4D. THE COVINGTON BLUE SOX (1913)
and Baseball In Northern Kentucky & Cincinnati
In Northern Kentucky
The Cincinnati area, including the city across from it on the other side of the Ohio River, Covington, KY, has been a bedrock of baseball. People from Covington could use the Roebling Suspension Bridge (see The Beginnings) via a street car to easily cross the river to watch the Cincinnati Red Stockings, beginning as a club in 1866 and becoming the first professional baseball team in 1869. After the Red Stockings disbanded for the 1871 season, some teams were created nearby including the Covington Stars. There was also another team in Ludlow. In 1875, Cincinnati reestablished the Redlegs and played teams in Covington and Ludlow, attracting large crowds. However, the following year in 1876, the Reds were admitted to the National Association (NA) and were subject to the "five mile rule." This prohibited pro teams from playing in Covington and Ludlow, even if they were in different states. It caused the KY teams to disband. However, another pro-baseball team was formed for a brief time in the 1880's called the Kentons.
Covington Blue Sox
Due to the "five mile rule" and other restrictions, a number of cities decided to form a new pro-baseball Federal League. Covington decided to join this league with a team called the Blue Sox. The Go! Go! Blue Sox! audio was a song madein honor of this team. There is also a documentary that is primarily about the Covington Blue Sox, but briefly mentions the Covington Stars. William Riedlin, the owner of Bavarian Brewing Co., was a Director and major stockholder in this team. His brewery was a sponsor of the Blue Sox with a stadium billboard for Bavarian Beer. (See the picture below.) The season started with a sellout crowd home game on May 6th amid much enthusiasm.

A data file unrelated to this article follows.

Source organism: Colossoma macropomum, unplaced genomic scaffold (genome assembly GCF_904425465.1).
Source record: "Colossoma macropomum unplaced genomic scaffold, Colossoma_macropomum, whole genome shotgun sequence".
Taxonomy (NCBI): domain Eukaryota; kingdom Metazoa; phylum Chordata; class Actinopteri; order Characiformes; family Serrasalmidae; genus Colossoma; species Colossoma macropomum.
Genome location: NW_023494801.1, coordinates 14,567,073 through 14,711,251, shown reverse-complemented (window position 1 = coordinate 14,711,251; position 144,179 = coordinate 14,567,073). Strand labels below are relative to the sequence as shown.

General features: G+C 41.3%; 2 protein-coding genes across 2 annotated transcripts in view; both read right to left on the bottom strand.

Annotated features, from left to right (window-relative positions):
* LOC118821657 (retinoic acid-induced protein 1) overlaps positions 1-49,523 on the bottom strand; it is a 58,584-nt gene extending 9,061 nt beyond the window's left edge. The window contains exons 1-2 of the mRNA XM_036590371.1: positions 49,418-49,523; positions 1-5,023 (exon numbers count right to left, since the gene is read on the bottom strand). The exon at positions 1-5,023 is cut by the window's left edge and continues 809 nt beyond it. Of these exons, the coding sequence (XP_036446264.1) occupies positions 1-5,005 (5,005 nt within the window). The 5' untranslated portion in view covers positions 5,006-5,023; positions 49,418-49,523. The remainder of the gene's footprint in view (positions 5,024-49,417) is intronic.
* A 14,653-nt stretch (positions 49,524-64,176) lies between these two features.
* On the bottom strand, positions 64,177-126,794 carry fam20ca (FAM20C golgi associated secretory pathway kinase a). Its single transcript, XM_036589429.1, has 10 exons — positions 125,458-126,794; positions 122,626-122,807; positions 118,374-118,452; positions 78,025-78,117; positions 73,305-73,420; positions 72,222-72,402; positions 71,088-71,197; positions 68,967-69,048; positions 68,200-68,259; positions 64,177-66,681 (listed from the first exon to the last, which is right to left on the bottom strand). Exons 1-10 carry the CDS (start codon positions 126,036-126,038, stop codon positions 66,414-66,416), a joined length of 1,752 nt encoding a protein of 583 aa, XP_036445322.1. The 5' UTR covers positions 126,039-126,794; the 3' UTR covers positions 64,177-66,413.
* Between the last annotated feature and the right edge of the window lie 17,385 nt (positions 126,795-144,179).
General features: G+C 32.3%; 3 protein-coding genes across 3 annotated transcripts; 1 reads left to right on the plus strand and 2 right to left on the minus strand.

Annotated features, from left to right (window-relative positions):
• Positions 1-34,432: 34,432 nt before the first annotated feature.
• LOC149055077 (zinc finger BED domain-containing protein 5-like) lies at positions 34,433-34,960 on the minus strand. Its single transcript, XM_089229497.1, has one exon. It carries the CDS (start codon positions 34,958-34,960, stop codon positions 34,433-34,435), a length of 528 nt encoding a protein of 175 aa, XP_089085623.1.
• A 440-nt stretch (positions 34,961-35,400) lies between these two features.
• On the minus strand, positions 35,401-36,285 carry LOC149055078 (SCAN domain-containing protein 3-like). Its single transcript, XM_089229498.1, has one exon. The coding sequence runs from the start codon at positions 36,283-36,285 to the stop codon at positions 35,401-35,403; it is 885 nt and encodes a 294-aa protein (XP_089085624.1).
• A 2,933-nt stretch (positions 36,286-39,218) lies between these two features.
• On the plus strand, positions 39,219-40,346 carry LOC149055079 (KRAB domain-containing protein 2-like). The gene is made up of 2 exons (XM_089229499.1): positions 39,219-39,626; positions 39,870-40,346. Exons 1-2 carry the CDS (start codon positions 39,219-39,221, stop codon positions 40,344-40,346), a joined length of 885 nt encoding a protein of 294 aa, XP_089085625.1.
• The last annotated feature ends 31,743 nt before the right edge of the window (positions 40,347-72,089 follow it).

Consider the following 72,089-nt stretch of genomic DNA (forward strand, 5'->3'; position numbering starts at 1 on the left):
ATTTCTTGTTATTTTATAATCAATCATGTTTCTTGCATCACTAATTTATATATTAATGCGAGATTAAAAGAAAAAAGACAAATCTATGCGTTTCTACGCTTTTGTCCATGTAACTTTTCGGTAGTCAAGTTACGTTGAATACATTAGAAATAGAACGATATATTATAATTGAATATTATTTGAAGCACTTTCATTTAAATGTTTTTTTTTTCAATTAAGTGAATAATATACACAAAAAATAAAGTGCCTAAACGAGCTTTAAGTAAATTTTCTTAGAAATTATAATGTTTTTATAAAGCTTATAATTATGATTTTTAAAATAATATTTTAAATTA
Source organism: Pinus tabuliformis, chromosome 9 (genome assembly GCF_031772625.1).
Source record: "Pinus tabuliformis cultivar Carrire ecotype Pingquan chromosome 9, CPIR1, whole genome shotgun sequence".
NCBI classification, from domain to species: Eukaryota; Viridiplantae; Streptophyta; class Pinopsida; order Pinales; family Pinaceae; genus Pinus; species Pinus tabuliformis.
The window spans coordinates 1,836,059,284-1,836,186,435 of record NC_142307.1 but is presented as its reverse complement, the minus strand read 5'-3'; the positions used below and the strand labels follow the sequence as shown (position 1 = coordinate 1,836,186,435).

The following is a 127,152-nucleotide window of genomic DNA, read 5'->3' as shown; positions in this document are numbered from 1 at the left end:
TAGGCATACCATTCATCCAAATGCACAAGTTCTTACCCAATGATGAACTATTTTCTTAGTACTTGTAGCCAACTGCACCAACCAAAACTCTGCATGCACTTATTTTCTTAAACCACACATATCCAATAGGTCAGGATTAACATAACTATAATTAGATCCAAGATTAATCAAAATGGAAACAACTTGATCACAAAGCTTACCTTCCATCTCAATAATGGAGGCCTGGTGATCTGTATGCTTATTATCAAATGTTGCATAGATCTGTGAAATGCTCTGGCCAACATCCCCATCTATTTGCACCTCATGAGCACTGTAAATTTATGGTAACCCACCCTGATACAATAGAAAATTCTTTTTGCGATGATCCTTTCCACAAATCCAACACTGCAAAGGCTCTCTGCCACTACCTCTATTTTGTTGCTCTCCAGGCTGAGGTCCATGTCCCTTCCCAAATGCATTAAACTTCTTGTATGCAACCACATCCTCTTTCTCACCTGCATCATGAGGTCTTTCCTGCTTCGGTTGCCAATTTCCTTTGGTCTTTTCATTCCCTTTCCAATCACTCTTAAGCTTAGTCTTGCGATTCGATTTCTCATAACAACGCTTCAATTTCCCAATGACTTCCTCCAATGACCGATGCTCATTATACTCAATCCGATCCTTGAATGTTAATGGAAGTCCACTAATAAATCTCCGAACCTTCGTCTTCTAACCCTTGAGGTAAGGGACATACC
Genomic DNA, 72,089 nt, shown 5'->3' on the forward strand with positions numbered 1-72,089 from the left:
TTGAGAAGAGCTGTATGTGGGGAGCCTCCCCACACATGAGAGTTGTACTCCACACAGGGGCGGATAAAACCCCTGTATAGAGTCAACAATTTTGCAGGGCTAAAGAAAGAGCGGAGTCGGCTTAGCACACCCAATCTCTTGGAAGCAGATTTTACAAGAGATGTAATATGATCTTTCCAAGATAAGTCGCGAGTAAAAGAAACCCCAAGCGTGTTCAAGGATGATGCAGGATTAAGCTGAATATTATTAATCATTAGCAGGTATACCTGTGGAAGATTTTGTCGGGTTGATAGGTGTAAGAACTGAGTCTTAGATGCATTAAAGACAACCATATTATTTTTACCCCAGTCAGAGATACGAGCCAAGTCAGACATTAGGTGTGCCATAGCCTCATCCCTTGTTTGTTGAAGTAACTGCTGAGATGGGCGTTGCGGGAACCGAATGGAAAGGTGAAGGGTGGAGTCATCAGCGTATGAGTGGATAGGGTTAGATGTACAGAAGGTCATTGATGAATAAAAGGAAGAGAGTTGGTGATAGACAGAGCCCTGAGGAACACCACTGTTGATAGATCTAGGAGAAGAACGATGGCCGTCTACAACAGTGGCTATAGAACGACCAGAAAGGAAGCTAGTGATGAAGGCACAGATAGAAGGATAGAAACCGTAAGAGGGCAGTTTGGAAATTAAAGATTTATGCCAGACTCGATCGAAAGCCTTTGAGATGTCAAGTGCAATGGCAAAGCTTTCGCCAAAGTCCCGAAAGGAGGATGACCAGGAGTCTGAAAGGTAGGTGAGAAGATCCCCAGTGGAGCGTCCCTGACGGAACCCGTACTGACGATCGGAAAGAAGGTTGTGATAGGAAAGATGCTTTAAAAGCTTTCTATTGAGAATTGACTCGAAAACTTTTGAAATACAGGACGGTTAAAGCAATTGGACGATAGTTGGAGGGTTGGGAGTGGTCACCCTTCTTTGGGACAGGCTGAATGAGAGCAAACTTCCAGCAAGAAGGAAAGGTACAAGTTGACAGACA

A Covington Blue Sox Video
By Cam Miller
The Blue Sox played at Federal Field, a/k/a Riverbreeze Park, located off south of Second Street between Scott and Madison streets. The ballpark had a capacity of 6,000, but the outfield depths were quite short, from 194 feet in right to 267 feet in center.
A former lager cellar & tunnel, built in the 1880s, remains.
As the season entered the summer, attendance declined, especially during the weekdays. With a population of 55,000 at that time, Covington simply wasn't large enough to support a professional baseball team. The Blue Sox moved to Kansas City during its first year at the end of June, and were renamed the Packers. The Federal League was short lived dissolving in 1915. Nevertheless, this effort by such a small city to have a professional baseball team shows its passion for baseball.
Below is a team photo of the Covington Blue Sox taken in the beginning of their 1913 season. It was reproduced in color as one of the Roebling Murals on the flood wall in Covington, in rather accurate detail, shown below the photo. However, the names of the players were not indicated on the mural but are shown in the photo. One of the most interesting players from this team was Walter "Smoke" Justis (even though his name was misspelled in the photo as Justus), standing fifth from the right. Justis only pitched two games in the majors in 1905 with the Detroit Tigers and had an 8.10 ERA. However, in 1908 he pitched four no-hitters for the Lancaster Lanks, which remains a minor league record. He also pitched a shutout to win the home opener for the Covington Blue Sox. In his recognition, there is a Bourbon bar and restaurant in Covington, KY named Smoke Justis.
Despite the recent recognition of Justis, the most accomplished player on the Covington Blue Sox was their manager, Sam Leever, who was from Goshen, Ohio. He had played for the Pittsburgh Pirates from 1898 until 1910. Leever pitched in 379 innings over 51 games in 1899, and was on the Pirates first World Series Team in 1909. Over his career with the Pirates, Leever's win-loss record was 194-100, he had a 2.47 ERA, 241 complete games, 847 strikeouts and allowed only 29 home runs. He has not been admitted into the Baseball Hall of Fame, but is eligible via the Classic Baseball Era in 2025.
The background photo of this page is of the Federal Ball Park in Covington, KY in 1913.